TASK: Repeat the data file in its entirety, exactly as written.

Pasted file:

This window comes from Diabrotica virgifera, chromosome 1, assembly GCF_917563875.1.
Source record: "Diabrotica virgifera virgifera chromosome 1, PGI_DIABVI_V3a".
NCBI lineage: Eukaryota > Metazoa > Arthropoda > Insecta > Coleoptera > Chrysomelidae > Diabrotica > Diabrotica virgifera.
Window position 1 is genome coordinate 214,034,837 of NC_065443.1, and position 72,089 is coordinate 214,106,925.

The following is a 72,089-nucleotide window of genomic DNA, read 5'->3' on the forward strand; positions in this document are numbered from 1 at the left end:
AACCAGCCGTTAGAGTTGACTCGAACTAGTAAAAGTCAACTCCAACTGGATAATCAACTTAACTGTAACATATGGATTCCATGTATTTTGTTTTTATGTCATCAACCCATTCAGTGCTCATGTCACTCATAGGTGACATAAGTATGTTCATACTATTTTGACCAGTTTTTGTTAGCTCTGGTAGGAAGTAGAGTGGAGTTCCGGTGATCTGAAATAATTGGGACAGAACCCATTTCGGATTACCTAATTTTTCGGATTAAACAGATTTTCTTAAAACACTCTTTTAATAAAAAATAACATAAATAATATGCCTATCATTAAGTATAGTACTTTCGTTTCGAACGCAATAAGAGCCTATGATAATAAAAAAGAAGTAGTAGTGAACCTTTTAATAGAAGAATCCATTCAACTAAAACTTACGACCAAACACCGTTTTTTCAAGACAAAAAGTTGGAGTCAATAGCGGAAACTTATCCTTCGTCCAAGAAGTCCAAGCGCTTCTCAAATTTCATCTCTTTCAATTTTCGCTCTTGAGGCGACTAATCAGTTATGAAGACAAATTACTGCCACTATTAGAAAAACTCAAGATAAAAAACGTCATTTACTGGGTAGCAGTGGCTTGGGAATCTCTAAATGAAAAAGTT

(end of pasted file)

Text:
This window comes from Diabrotica virgifera, chromosome 1, assembly GCF_917563875.1.
Source record: "Diabrotica virgifera virgifera chromosome 1, PGI_DIABVI_V3a".
NCBI lineage: Eukaryota > Metazoa > Arthropoda > Insecta > Coleoptera > Chrysomelidae > Diabrotica > Diabrotica virgifera.
Window position 1 is genome coordinate 214,034,837 of NC_065443.1, and position 72,089 is coordinate 214,106,925.

The following is a 72,089-nucleotide window of genomic DNA, read 5'->3' on the forward strand; positions in this document are numbered from 1 at the left end:
AACCAGCCGTTAGAGTTGACTCGAACTAGTAAAAGTCAACTCCAACTGGATAATCAACTTAACTGTAACATATGGATTCCATGTATTTTGTTTTTATGTCATCAACCCATTCAGTGCTCATGTCACTCATAGGTGACATAAGTATGTTCATACTATTTTGACCAGTTTTTGTTAGCTCTGGTAGGAAGTAGAGTGGAGTTCCGGTGATCTGAAATAATTGGGACAGAACCCATTTCGGATTACCTAATTTTTCGGATTAAACAGATTTTCTTAAAACACTCTTTTAATAAAAAATAACATAAATAATATGCCTATCATTAAGTATAGTACTTTCGTTTCGAACGCAATAAGAGCCTATGATAATAAAAAAGAAGTAGTAGTGAACCTTTTAATAGAAGAATCCATTCAACTAAAACTTACGACCAAACACCGTTTTTTCAAGACAAAAAGTTGGAGTCAATAGCGGAAACTTATCCTTCGTCCAAGAAGTCCAAGCGCTTCTCAAATTTCATCTCTTTCAATTTTCGCTCTTGAGGCGACTAATCAGTTATGAAGACAAATTACTGCCACTATTAGAAAAACTCAAGATAAAAAACGTCATTTACTGGGTAGCAGTGGCTTGGGAATCTCTAAATGAAAAAGTT